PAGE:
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Newton Abbot’s Workhouse (S Devon Branch)
Thu. 18 November 2021 at 2:15 pm
A talk “Cries from the Workhouse Steps” about Newton Abbot’s Workhouse, to be given by John Ellis.
The Union workhouse opened in 1839. By the 1890s it housed several hundred people and the conditions caused a national scandal.
Report on the talk
“Cries from the Workhouse Steps” was a talk recently given to the Branch by local historian, John Ellis.
Before the Poor Law Amendment Act of 1834, parishes had to provide for those in poverty, and they were not very generous nor sympathetic to those in need. The two parishes in Newton Abbot at the time – Newton Bushel and Wolborough – both had a workhouse but both were eventually sold and the Newton Abbot Poor Law Union, comprising of 38 parishes, was formed in 1836 and was the second largest west of Bristol. Workhouses separated husbands from wives and parents from their children. They even had separate exercise yards for men, women, boys and girls so that families could not even see each other. They really were the last resort.
Building the workhouse actually saved money for the parishes. The one in Newton Abbot, in East Street, was designed and project managed by William Bonython Moffatt and George Gilbert Scott and built by W. & H. Hoopers of Exeter. The estimated cost was £4,673 but the actual cost was £11,010 as the Guardians kept adding bits and pieces to what they wanted. Consequently a Clerk of Works had to be employed to restrain the Guardians and keep the bills down!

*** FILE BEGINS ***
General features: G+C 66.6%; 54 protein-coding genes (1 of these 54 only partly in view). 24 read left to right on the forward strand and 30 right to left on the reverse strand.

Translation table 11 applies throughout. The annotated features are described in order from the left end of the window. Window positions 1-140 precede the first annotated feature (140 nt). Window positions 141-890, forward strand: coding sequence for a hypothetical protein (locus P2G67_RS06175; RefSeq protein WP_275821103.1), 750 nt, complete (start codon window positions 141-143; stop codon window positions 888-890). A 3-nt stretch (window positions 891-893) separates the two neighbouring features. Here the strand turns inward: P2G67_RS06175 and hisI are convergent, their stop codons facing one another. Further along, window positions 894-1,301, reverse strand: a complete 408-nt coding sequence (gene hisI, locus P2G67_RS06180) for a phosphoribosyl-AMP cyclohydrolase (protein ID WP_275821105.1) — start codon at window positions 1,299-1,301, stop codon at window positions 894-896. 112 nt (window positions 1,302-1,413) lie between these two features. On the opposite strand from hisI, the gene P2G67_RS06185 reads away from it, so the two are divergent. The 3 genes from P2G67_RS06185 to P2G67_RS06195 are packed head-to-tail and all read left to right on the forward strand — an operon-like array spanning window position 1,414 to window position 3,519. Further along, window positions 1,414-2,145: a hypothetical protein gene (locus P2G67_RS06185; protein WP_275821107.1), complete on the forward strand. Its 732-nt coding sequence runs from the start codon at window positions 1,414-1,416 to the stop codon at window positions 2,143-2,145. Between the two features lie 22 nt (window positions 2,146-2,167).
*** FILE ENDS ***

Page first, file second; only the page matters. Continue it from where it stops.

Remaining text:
Guardians were elected to run the workhouse. They were representatives of the parishes and the number from each parish was dependent on how much the parish had raised in the Poor Law rate. As the Guardians were mainly from rural areas, they tended to be conservative with regards to the poor. In 1901 the Newton Abbot workhouse had 79 Guardians!
Originally the Newton Abbot workhouse was built to accommodate 350 paupers, but it was reported in February 1898 – a very cold week – that 380 people were there. The workhouse was expanded in 1894 to include a playground for boys and in 1897 a new infirmary was added. In 1901 a new boardroom was built together with new wards and in 1911 a nurses’ home was built on the site.
Guardians J. Burridge and Myles Formby did try to modernise the workhouse organisation but with little success. However, from February 1894 they did succeed in getting the children to attend the local school, rather than the workhouse one.
In April 1894 there was a Local Government Board enquiry into the running of the workhouse. The matron was forced to resign and died two months later of bronchitis and heart disease. The Guardians and officers were deemed to have failed in their duties and the master, medical officer and schoolmaster all had to resign. The workhouse was found to be dirty with insufficient washing facilities and infested with bugs. The residents, often the elderly and sick, harboured nits and other unwelcome visitors.
In 1914 the name “workhouse” was replaced with the term “Institution” and in 1915 some of the wards were used for wounded soldiers from the war. In 1918 forty German prisoners of war were housed there while they worked on local farms.
In 1948 the National Health Service was formed and the new welfare state took over responsibility for the poor in society – and the old workhouse/institution in Newton Abbot became the NHS Hospital.